The symptoms of peripheral neuropathy may decrease or disappear over time, but in some cases they never go away. Peripheral nerves have a great healing capacity. Although it may take months, a recovery can occur. However, in some situations, the symptoms of neuropathy may decrease but not go away completely.
For example, nerve damage caused by radiation often does not recover well. Neuropathy caused by chemotherapy is also difficult to cure, and recovery can take from 18 months to 5 years or more. During recovery from platinum-induced neuropathy, patients may suffer from increased symptoms. A tree that has been cut down and cut into wood cannot become a living tree again.
Scrambled eggs can never be raw. Neuropathic pain is often described as a shooting or burning pain. It can go away on its own, but it is often chronic. Sometimes it is relentless and serious, and sometimes it comes and goes.
It is often the result of damage to the nerves or a malfunctioning nervous system. The impact of nerve damage is a change in nerve function both at the site of injury and in the areas around it. Whether or not to reverse neuropathy depends on the cause of nerve damage. In some cases, the pain may disappear completely.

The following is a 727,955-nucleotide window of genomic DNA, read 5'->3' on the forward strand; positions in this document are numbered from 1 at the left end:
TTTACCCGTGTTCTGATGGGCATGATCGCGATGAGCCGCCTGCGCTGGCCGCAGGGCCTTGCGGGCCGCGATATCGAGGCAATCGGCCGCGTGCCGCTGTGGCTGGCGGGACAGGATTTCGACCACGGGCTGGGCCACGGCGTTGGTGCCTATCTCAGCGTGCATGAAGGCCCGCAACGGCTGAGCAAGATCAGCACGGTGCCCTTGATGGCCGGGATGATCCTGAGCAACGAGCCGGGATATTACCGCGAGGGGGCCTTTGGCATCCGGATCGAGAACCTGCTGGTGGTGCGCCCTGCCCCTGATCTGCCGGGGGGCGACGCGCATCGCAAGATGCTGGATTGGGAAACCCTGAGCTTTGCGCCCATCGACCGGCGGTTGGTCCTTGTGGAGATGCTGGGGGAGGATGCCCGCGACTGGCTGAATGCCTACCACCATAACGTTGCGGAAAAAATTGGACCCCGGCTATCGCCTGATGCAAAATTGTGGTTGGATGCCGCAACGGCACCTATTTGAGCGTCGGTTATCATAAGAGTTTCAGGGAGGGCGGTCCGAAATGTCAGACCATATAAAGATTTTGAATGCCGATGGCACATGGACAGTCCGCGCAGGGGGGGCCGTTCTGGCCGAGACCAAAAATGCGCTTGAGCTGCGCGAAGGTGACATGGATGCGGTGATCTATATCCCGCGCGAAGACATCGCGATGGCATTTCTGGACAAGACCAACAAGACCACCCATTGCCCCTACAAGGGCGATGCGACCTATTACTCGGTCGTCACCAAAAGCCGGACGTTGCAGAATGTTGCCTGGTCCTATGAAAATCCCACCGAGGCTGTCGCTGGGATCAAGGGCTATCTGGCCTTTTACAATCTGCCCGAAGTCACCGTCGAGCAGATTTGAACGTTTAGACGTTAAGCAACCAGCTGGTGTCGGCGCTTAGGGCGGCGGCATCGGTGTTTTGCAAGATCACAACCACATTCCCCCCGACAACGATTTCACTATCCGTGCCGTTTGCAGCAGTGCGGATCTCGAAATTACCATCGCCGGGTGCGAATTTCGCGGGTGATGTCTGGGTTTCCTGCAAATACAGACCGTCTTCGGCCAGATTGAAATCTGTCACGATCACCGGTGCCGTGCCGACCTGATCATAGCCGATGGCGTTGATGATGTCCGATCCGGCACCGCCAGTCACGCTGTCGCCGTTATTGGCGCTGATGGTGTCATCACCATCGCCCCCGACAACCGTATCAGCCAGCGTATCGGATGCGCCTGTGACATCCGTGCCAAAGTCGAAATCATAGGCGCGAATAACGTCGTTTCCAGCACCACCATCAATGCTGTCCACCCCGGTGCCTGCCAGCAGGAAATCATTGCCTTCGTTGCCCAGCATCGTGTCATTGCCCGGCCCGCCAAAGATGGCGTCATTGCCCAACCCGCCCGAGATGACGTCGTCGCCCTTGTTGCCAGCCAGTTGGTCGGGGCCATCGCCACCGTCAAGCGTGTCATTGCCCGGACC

In others, nerve damage may be permanent. Coronavirus (COVID-19) information for Dana-Farber patients% 26 families Learn more Please note that some translations using Google Translate may not be accurately rendered and downloaded documents may not be translatable. Dana-Farber assumes no responsibility for any inaccuracies that may result from the use of this third-party tool, which is for the translation of the website and not for clinical interactions. You can request a live medical interpreter to discuss your care.
The risk of neuropathy does not depend on the diagnosis, but on the type of treatment used to treat cancer. Before treatment, it is important that all patients talk to their oncologists about any diseases or conditions they may have. In addition to these therapies, low-impact exercises such as swimming and cycling, as well as acupuncture, relaxation techniques, meditation, and guided imaging exercises can help with the side effects of neuropathy. Remember, there are many more options than just taking a pain reliever.
For neuropathy in the hands, patients can try finger tapping (tapping each finger with the thumb, one at a time) or turning their fingers (bending their fingers, one at a time, into a fist). Learn more about exercises to help neuropathy Learn more about healthy eating during cancer treatment B-complex vitamins, folic acid, vitamin E, D and some fish oils are the most common, but you shouldn't start any supplements without first consulting your cancer team, because many contraindicated during treatment. Magnesium potassium and tonic water (with quinine) can also help specifically with cramps. The good news for people living with neuropathy is that it is sometimes reversible.
Simply by addressing contributing causes, such as underlying infections, exposure to toxins, or vitamin and hormone deficiencies, the symptoms of neuropathy often resolve on their own.